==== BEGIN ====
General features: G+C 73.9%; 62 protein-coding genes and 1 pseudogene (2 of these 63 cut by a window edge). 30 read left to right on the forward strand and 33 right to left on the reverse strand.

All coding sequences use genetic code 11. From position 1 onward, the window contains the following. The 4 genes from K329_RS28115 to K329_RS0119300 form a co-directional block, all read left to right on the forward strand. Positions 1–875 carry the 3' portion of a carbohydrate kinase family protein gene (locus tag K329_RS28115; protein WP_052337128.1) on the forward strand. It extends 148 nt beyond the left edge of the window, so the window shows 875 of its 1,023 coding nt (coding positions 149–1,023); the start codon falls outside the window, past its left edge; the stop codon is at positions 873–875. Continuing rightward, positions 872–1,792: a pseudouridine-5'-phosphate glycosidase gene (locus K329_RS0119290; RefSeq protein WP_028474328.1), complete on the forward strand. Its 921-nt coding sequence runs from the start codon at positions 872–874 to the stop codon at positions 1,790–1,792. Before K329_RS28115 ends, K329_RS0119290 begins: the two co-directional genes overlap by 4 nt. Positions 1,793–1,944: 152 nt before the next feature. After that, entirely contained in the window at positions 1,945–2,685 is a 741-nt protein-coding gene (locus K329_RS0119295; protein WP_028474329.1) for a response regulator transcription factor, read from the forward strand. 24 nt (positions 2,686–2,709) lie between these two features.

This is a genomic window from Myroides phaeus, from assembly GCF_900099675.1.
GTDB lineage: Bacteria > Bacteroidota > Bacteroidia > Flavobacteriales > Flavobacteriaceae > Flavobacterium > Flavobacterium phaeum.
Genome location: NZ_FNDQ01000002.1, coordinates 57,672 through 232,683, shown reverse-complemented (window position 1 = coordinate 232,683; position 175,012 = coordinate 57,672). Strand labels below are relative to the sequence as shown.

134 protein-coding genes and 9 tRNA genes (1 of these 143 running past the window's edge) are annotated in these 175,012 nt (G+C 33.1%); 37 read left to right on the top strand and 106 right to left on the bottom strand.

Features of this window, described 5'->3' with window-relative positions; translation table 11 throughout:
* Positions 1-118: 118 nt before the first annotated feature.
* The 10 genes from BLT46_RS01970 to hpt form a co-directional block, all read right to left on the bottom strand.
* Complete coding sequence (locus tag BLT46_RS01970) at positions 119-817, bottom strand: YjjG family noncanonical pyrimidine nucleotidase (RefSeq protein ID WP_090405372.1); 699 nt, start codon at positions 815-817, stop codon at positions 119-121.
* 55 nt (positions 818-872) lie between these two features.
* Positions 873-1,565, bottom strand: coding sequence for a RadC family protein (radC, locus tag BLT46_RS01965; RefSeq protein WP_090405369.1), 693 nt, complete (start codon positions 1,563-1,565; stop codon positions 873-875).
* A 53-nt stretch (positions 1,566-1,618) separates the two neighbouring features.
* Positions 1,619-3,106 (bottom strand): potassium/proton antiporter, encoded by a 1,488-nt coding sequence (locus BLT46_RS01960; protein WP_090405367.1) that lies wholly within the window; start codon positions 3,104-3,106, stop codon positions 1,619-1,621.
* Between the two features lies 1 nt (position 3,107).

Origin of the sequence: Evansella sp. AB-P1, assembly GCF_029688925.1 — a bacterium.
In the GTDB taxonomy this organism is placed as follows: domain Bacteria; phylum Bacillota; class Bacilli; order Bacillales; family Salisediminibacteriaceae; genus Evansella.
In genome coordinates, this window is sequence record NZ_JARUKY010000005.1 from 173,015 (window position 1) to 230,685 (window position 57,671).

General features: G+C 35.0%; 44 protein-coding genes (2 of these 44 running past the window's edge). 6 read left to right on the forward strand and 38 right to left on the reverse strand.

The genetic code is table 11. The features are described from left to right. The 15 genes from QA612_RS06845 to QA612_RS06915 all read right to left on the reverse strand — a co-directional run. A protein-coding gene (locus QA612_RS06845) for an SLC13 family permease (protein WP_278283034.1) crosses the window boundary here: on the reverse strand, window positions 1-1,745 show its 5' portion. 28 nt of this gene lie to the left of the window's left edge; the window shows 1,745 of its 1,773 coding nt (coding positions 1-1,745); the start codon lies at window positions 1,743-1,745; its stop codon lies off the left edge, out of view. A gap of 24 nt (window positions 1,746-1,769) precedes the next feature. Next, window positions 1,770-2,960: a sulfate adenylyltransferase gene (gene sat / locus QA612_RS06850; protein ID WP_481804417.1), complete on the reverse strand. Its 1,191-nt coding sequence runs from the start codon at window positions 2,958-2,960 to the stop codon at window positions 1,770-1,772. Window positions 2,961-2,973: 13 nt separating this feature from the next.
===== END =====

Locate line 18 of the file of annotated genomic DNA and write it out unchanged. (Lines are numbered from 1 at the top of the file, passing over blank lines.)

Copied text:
In genome coordinates, this window is sequence record NZ_JARUKY010000005.1 from 173,015 (window position 1) to 230,685 (window position 57,671).